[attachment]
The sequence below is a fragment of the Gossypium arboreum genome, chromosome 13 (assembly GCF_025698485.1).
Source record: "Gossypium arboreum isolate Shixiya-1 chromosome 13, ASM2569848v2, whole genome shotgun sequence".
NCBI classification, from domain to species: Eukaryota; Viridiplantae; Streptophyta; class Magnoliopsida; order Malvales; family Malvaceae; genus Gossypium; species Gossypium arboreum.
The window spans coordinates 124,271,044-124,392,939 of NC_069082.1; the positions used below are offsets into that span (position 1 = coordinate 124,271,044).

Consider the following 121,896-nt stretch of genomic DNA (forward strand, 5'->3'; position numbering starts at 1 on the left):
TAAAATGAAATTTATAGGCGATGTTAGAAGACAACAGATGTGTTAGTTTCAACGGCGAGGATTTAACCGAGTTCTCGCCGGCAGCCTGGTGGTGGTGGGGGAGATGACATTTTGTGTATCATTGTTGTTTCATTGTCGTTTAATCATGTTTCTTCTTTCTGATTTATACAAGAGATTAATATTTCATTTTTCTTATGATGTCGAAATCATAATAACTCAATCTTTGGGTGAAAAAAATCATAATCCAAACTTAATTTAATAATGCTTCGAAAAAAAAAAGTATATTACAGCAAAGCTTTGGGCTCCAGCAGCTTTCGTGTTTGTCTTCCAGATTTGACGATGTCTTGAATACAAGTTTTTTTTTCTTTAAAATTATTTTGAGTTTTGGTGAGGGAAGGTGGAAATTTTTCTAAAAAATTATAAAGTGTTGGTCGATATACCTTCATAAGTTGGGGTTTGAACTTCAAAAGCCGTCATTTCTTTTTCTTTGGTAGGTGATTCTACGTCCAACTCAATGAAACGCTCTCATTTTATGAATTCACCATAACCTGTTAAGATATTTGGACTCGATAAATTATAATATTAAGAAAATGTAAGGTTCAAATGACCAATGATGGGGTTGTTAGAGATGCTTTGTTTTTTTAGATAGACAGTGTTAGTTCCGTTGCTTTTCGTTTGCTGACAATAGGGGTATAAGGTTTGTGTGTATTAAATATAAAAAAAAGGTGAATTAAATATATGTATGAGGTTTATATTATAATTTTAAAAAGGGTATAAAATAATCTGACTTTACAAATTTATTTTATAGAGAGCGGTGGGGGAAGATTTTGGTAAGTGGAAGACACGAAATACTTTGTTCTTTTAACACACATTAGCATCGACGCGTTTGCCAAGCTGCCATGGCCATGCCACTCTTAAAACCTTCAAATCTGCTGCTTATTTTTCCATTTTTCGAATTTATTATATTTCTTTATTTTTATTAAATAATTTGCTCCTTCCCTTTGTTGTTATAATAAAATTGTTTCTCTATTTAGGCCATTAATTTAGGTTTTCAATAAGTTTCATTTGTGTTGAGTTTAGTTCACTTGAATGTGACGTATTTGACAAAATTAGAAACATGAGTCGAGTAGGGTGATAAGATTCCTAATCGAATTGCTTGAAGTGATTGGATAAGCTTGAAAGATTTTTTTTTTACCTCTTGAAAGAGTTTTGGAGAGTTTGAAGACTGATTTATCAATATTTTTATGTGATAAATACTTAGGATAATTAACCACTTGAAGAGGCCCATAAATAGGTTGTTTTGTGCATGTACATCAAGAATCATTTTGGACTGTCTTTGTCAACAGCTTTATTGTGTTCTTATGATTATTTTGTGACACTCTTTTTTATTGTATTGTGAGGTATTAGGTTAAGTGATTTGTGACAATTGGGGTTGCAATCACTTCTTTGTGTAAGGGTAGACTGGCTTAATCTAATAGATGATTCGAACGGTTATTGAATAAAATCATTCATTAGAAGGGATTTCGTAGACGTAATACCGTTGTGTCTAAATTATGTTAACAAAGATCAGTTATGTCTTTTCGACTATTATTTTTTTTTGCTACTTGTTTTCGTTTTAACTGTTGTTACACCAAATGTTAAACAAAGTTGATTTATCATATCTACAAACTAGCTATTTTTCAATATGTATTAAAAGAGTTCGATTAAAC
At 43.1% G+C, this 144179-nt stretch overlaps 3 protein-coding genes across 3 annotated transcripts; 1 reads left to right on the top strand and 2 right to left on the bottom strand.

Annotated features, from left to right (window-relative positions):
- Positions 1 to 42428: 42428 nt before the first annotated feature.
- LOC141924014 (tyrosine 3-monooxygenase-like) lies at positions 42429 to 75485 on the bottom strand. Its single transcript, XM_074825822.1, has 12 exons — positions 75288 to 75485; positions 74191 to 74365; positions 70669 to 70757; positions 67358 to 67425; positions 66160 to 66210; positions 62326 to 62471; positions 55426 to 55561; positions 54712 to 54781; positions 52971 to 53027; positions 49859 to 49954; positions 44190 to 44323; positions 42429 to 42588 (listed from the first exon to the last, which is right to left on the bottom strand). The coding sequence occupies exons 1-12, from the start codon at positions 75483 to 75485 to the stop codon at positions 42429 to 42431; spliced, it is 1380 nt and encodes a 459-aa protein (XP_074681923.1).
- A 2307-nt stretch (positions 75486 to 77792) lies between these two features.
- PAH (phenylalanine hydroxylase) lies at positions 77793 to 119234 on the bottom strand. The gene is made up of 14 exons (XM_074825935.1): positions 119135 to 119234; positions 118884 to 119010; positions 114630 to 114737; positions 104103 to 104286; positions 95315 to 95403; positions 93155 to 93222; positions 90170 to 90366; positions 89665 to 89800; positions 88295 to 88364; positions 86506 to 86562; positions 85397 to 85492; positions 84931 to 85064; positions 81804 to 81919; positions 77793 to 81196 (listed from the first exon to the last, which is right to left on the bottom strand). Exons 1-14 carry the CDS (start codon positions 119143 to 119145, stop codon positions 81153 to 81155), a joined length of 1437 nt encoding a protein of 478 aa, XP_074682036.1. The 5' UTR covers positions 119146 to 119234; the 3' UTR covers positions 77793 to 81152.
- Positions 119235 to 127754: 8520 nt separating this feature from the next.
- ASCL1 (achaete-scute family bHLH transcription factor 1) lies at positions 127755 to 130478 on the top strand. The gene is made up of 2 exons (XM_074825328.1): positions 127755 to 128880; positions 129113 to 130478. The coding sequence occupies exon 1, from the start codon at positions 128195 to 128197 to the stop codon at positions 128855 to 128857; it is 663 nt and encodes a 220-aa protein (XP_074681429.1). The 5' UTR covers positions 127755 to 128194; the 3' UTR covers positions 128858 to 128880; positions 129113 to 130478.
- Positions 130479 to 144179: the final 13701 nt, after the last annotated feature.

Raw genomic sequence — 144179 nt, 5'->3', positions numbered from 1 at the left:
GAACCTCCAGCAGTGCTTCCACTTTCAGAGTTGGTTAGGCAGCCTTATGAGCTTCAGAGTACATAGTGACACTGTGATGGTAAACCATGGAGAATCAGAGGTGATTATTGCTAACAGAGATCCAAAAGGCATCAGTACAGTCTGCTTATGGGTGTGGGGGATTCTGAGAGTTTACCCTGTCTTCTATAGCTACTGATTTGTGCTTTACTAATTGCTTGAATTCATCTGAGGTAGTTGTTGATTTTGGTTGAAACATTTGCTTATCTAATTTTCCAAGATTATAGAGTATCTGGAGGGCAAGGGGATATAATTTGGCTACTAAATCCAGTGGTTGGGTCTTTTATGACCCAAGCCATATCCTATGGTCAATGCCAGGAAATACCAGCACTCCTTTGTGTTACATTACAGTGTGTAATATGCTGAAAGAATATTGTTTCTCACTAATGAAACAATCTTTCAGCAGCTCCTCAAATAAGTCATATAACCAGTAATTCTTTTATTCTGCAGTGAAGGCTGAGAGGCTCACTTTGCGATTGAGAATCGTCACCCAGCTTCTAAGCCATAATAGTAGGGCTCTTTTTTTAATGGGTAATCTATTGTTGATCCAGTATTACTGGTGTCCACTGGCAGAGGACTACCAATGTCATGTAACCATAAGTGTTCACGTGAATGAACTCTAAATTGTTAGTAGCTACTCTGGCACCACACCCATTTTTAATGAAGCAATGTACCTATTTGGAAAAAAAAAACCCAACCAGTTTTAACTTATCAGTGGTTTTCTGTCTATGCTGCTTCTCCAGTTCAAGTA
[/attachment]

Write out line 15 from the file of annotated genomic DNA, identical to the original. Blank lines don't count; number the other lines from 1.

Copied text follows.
- Positions 130479 to 144179: the final 13701 nt, after the last annotated feature.